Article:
View Full Version : Is my computer really watching me?
Qadgop the Mercotan
04-14-2001, 05:21 PM
Lately I've been inundated with email spam advising me that my computer is keeping track of all sites I visit, therefore the authorities can sweep down on me at any time and discover what sites I visit and what I download, unless I buy their diskwipe services.
My question is: Is there any truth to this? I generally avoid forbidden webspace (you know, kiddie porn, how to overthrow the government via nitrogen-laden fertilizer, etc.). I close weird browser windows when they pop up, periodically delete my temporary internet files, clear my history files, edit my cookies, and occasionally use Norton's diskwipe to clean up the "blank" spaces on my disk.
So is my computer really tracking me, or is it just hype to scare up customers? I tend to believe the latter.
04-14-2001, 05:44 PM
They do keep track of you. But not necessarily by your computer. Just your IP address. They no doubt keep track of it to know what advertisements to best send you in the form of AD banners. I read in a Time magazine that they also sell the information to other companies.
Your IP logs the time you were on, how long, and probably(but im not certain on this one) which sites your visit. Mabey even logs them in a file somewhere similar to a network log file.
Im not sure that cookies do anything for the people keeping track of your IP #, though they might be able to access them somehow. I don't mean this to sound like some wierd conspiracy, Im sure there aren't enough people to track everyone, and a program is used to automatically track thousands of users or servers. It helps in case you get caught doing something illegal like hacking into a goverment mainframe or something, and they can track your IP address down to where you are, your name..ect and have some sort of evidence against you to use in court.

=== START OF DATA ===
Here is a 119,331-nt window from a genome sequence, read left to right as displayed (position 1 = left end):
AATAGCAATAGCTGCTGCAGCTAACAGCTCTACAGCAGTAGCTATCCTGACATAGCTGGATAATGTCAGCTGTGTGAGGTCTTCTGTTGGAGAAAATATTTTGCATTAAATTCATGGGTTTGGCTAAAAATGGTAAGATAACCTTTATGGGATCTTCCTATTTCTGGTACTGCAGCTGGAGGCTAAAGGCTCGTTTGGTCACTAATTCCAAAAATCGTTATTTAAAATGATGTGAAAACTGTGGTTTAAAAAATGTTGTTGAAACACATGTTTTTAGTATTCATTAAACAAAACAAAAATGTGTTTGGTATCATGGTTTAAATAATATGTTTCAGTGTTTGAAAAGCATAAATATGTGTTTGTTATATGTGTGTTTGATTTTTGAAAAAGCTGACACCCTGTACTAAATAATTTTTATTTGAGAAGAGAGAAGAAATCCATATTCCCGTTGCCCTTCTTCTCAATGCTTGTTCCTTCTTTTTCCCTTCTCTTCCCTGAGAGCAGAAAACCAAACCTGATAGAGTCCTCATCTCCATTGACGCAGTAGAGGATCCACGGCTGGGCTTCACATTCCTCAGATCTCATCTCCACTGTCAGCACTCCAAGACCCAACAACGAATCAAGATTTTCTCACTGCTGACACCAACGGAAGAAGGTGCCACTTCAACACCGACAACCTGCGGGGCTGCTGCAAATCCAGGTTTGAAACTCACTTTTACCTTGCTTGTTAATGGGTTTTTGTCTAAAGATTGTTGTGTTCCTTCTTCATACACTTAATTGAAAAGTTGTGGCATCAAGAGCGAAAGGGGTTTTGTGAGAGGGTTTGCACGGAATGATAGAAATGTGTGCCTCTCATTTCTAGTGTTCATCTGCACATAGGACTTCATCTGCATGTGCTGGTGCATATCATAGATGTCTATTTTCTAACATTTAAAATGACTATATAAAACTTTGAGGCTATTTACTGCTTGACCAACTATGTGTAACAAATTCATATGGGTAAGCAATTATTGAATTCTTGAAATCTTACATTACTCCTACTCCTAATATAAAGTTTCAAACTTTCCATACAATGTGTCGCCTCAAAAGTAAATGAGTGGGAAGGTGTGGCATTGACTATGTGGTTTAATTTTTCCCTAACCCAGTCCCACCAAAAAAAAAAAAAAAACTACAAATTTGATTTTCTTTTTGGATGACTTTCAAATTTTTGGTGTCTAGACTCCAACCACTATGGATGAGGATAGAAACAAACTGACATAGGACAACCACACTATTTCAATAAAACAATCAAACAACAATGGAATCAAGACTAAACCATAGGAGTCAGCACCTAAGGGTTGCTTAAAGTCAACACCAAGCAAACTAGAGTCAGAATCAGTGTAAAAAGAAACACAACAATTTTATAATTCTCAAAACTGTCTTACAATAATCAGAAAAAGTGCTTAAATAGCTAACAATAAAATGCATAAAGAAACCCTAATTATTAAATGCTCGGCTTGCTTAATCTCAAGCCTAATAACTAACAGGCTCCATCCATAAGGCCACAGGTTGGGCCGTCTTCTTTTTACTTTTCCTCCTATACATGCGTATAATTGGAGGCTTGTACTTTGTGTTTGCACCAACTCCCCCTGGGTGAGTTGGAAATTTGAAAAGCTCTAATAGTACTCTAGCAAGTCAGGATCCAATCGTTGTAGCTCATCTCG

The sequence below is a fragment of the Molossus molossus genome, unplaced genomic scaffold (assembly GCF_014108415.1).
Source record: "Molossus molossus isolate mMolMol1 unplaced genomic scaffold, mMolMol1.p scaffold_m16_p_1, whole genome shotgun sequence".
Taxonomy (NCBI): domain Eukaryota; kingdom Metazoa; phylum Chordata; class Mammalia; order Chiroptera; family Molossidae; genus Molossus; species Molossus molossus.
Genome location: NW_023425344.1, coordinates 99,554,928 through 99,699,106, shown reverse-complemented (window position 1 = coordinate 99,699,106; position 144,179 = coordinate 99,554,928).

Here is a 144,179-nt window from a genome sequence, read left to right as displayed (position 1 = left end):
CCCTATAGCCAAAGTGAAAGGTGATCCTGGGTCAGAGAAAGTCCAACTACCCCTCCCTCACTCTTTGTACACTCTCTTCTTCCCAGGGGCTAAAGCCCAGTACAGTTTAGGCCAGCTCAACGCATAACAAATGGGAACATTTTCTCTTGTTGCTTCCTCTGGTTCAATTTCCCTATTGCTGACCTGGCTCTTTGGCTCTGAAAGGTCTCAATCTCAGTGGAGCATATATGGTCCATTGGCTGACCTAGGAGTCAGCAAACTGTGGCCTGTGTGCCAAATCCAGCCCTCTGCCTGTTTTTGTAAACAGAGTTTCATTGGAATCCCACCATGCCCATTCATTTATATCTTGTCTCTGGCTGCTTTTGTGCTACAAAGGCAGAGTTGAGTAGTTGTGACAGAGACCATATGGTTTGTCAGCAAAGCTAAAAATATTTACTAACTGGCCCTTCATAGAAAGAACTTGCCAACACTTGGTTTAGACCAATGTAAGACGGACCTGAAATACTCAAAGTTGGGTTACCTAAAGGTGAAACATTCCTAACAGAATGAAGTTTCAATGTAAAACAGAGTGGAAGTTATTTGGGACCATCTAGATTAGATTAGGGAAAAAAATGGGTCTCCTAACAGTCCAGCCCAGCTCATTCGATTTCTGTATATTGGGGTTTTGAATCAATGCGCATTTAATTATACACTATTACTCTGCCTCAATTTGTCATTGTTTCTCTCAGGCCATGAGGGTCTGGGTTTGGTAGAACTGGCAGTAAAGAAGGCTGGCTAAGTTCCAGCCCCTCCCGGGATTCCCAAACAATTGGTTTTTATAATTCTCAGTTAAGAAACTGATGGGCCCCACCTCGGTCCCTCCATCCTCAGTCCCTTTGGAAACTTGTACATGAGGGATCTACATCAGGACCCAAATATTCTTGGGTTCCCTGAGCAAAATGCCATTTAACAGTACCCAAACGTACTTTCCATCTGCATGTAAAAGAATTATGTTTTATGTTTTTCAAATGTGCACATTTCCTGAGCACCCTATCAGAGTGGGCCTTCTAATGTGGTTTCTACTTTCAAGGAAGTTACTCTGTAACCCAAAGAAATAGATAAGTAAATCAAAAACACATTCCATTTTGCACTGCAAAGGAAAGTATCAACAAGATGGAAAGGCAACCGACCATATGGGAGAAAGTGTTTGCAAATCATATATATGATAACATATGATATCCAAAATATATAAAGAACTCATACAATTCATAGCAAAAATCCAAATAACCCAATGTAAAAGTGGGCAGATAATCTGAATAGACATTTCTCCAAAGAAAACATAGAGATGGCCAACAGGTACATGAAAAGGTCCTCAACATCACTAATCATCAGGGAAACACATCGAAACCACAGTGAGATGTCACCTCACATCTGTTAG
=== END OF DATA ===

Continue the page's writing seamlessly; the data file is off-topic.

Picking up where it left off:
04-14-2001, 05:49 PM
In terms of this specific email, definitely the latter. There's a similar panic email doing the runs of Yahoo's groups and clubs, telling people Yahoo is trapping them into child porn stings, and the only solution is to buy some disk cleaning software.
In general, you should have nothing to worry about. Your surfing can be tracked in a number of ways, and cached files can be recovered even if you delete them. However, unless the "authorities" believe you've done something they will never check. It's simply an enormous waste of time to see what everyone's been up to, and no ISP will surrender customer information without a warrant (because it's a major hassle for them).
Commercial sites can track the site you were at before theirs, and the site you left to visit. There's nothing particularly sinister about this (it's easy to do; I have statistical analysis software on visitors to my website, which I almost never go into in that much detail), unless you're worries about them building an idea of your customer preferences.
Your ISP will log which IP address you have (static or dynamically assigned) at any given time, but these logs are so enormous that no ISP will retain them for long, and it is a major effort to go through them to identify a particular person (hence it's only likely if you're suspected of something particularly dodgy). Plus, these logs will likely not record every site you visit, just what address you were using. The sites themselves will record that IP address -- but, again, these logs will be enormous and of little interest in the overwhelming majority of cases.